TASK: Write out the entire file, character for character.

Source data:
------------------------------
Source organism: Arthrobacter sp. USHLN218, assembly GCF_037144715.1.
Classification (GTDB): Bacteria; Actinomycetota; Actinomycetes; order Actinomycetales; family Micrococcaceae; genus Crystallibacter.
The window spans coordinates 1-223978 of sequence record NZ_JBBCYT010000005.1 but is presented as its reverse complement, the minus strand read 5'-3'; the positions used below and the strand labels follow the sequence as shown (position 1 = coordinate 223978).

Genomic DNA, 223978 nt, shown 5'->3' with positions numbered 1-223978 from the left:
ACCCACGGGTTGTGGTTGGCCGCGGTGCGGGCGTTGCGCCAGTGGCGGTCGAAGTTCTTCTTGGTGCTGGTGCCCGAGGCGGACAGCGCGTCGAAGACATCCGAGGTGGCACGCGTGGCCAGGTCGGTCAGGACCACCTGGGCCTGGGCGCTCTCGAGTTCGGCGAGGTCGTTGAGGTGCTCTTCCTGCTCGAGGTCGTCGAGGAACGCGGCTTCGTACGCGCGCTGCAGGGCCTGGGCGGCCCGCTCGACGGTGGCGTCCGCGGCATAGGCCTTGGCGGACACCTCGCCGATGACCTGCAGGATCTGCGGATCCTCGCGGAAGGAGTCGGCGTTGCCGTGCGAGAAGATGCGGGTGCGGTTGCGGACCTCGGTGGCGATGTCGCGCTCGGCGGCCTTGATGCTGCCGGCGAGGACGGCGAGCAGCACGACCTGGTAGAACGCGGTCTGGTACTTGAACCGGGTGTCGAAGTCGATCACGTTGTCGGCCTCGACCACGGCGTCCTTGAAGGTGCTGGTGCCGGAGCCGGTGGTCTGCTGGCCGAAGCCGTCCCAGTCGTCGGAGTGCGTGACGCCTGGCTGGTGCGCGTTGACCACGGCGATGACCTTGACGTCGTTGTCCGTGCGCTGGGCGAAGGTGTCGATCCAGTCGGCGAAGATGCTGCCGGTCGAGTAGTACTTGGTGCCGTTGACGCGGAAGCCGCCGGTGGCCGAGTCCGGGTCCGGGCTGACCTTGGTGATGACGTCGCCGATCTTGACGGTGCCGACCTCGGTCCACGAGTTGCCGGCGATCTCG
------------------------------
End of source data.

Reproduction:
Source organism: Arthrobacter sp. USHLN218, assembly GCF_037144715.1.
Classification (GTDB): Bacteria; Actinomycetota; Actinomycetes; order Actinomycetales; family Micrococcaceae; genus Crystallibacter.
The window spans coordinates 1-223978 of sequence record NZ_JBBCYT010000005.1 but is presented as its reverse complement, the minus strand read 5'-3'; the positions used below and the strand labels follow the sequence as shown (position 1 = coordinate 223978).

Genomic DNA, 223978 nt, shown 5'->3' with positions numbered 1-223978 from the left:
ACCCACGGGTTGTGGTTGGCCGCGGTGCGGGCGTTGCGCCAGTGGCGGTCGAAGTTCTTCTTGGTGCTGGTGCCCGAGGCGGACAGCGCGTCGAAGACATCCGAGGTGGCACGCGTGGCCAGGTCGGTCAGGACCACCTGGGCCTGGGCGCTCTCGAGTTCGGCGAGGTCGTTGAGGTGCTCTTCCTGCTCGAGGTCGTCGAGGAACGCGGCTTCGTACGCGCGCTGCAGGGCCTGGGCGGCCCGCTCGACGGTGGCGTCCGCGGCATAGGCCTTGGCGGACACCTCGCCGATGACCTGCAGGATCTGCGGATCCTCGCGGAAGGAGTCGGCGTTGCCGTGCGAGAAGATGCGGGTGCGGTTGCGGACCTCGGTGGCGATGTCGCGCTCGGCGGCCTTGATGCTGCCGGCGAGGACGGCGAGCAGCACGACCTGGTAGAACGCGGTCTGGTACTTGAACCGGGTGTCGAAGTCGATCACGTTGTCGGCCTCGACCACGGCGTCCTTGAAGGTGCTGGTGCCGGAGCCGGTGGTCTGCTGGCCGAAGCCGTCCCAGTCGTCGGAGTGCGTGACGCCTGGCTGGTGCGCGTTGACCACGGCGATGACCTTGACGTCGTTGTCCGTGCGCTGGGCGAAGGTGTCGATCCAGTCGGCGAAGATGCTGCCGGTCGAGTAGTACTTGGTGCCGTTGACGCGGAAGCCGCCGGTGGCCGAGTCCGGGTCCGGGCTGACCTTGGTGATGACGTCGCCGATCTTGACGGTGCCGACCTCGGTCCACGAGTTGCCGGCGATCTCG